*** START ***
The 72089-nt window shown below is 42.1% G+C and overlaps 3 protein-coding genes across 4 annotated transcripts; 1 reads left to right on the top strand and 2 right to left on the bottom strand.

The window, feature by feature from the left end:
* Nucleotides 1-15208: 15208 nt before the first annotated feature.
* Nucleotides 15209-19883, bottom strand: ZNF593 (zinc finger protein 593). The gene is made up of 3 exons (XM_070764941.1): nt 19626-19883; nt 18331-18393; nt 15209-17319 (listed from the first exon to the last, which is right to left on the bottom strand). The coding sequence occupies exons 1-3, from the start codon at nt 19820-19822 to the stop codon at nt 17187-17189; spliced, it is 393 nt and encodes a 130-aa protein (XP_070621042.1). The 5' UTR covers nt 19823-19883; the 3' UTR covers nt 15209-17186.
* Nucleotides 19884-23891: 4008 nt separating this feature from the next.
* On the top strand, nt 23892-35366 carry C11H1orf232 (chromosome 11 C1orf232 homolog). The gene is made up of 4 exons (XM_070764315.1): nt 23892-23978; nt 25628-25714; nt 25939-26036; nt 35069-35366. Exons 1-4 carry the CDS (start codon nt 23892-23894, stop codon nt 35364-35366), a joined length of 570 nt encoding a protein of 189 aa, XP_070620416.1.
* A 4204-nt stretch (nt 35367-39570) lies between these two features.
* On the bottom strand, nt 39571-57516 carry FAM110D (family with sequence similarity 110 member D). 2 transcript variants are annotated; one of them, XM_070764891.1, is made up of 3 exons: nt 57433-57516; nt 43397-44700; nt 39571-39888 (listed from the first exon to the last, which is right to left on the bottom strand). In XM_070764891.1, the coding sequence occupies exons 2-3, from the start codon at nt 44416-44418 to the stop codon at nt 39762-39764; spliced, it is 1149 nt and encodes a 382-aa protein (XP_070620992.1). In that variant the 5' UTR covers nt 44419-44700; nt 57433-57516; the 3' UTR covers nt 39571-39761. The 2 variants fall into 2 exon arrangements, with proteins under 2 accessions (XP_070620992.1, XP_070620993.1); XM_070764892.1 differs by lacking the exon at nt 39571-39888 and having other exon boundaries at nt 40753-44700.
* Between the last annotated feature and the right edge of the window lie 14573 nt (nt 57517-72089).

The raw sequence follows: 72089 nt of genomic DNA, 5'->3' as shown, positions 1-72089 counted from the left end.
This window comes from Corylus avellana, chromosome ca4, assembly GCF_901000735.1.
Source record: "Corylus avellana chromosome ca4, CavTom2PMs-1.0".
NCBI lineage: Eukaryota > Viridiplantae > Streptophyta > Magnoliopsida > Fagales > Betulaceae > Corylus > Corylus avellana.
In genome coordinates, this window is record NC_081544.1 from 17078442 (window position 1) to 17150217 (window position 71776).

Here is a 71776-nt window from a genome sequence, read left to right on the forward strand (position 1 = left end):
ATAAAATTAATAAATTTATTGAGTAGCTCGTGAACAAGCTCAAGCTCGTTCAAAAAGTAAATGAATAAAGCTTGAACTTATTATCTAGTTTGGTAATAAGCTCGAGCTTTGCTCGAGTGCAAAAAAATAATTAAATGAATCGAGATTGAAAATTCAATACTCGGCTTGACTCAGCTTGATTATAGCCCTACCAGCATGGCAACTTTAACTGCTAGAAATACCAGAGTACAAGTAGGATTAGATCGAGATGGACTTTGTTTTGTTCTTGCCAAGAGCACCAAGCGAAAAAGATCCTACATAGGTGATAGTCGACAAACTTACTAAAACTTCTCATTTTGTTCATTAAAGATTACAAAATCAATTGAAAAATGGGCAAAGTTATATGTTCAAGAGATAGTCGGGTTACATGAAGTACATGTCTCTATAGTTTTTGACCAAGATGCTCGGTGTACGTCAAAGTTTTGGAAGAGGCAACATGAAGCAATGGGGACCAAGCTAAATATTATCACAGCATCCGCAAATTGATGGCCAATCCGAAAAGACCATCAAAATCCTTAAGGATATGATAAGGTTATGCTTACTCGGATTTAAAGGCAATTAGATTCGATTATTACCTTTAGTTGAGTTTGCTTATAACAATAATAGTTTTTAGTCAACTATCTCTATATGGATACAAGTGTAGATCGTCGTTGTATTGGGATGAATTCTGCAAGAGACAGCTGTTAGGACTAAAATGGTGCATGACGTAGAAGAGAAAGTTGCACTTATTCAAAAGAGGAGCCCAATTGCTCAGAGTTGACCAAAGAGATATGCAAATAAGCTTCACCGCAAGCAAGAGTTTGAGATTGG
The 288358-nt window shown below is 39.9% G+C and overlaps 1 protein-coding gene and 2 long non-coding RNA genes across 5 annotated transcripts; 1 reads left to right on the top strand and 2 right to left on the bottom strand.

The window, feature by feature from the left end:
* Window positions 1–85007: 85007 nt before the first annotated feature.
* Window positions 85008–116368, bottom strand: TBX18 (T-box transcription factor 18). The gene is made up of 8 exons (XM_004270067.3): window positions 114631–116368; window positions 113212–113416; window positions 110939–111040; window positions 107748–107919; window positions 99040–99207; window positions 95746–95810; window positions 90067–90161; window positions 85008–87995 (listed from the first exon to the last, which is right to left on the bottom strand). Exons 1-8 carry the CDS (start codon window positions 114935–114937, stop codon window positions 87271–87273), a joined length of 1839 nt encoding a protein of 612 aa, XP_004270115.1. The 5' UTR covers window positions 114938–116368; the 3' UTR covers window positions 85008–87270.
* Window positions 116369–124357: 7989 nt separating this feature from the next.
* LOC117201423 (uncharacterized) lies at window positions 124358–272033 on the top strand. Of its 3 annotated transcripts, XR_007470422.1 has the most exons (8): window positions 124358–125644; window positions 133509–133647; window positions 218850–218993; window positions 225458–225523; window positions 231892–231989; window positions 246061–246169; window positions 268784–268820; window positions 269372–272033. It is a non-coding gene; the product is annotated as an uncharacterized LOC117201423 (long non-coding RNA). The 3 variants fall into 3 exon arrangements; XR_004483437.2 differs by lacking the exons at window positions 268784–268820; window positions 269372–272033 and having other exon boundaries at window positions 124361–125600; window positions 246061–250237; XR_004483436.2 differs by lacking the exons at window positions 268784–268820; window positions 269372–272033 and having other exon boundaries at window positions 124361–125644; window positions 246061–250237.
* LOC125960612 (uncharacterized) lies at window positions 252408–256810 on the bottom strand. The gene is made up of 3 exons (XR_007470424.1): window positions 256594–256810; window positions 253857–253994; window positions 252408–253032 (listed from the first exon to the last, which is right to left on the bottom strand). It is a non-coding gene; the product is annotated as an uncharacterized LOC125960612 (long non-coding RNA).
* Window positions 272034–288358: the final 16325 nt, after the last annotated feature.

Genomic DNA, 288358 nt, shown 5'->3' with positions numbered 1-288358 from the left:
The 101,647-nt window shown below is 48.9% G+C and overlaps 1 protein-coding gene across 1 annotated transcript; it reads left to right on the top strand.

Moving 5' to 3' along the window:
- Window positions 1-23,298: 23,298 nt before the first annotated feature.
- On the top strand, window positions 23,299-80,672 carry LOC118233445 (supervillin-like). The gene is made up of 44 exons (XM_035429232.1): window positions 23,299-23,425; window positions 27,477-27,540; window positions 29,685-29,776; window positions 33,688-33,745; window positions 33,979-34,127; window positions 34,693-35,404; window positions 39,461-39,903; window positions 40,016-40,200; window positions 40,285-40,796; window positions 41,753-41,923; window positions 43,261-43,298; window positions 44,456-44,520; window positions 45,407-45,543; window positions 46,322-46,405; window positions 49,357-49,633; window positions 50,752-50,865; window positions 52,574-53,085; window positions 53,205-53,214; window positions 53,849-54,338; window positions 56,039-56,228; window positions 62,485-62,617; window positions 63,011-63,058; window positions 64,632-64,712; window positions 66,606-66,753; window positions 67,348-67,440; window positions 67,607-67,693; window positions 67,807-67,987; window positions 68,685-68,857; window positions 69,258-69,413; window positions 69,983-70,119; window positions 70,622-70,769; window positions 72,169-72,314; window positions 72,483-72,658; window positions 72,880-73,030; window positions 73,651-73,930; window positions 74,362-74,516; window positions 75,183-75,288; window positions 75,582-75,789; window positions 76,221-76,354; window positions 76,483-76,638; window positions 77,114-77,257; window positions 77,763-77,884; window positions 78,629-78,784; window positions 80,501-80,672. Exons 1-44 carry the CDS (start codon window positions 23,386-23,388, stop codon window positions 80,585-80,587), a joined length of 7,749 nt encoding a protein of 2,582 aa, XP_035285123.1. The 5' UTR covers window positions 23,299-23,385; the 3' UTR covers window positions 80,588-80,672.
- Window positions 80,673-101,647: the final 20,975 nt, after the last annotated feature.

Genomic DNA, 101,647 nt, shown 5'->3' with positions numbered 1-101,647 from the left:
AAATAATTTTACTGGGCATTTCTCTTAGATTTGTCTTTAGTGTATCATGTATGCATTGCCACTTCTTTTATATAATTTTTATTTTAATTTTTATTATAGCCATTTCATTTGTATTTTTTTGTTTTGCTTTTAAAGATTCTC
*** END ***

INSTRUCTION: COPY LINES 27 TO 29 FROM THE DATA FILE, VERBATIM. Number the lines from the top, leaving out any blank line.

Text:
Moving 5' to 3' along the window:
- Window positions 1-23,298: 23,298 nt before the first annotated feature.
- On the top strand, window positions 23,299-80,672 carry LOC118233445 (supervillin-like). The gene is made up of 44 exons (XM_035429232.1): window positions 23,299-23,425; window positions 27,477-27,540; window positions 29,685-29,776; window positions 33,688-33,745; window positions 33,979-34,127; window positions 34,693-35,404; window positions 39,461-39,903; window positions 40,016-40,200; window positions 40,285-40,796; window positions 41,753-41,923; window positions 43,261-43,298; window positions 44,456-44,520; window positions 45,407-45,543; window positions 46,322-46,405; window positions 49,357-49,633; window positions 50,752-50,865; window positions 52,574-53,085; window positions 53,205-53,214; window positions 53,849-54,338; window positions 56,039-56,228; window positions 62,485-62,617; window positions 63,011-63,058; window positions 64,632-64,712; window positions 66,606-66,753; window positions 67,348-67,440; window positions 67,607-67,693; window positions 67,807-67,987; window positions 68,685-68,857; window positions 69,258-69,413; window positions 69,983-70,119; window positions 70,622-70,769; window positions 72,169-72,314; window positions 72,483-72,658; window positions 72,880-73,030; window positions 73,651-73,930; window positions 74,362-74,516; window positions 75,183-75,288; window positions 75,582-75,789; window positions 76,221-76,354; window positions 76,483-76,638; window positions 77,114-77,257; window positions 77,763-77,884; window positions 78,629-78,784; window positions 80,501-80,672. Exons 1-44 carry the CDS (start codon window positions 23,386-23,388, stop codon window positions 80,585-80,587), a joined length of 7,749 nt encoding a protein of 2,582 aa, XP_035285123.1. The 5' UTR covers window positions 23,299-23,385; the 3' UTR covers window positions 80,588-80,672.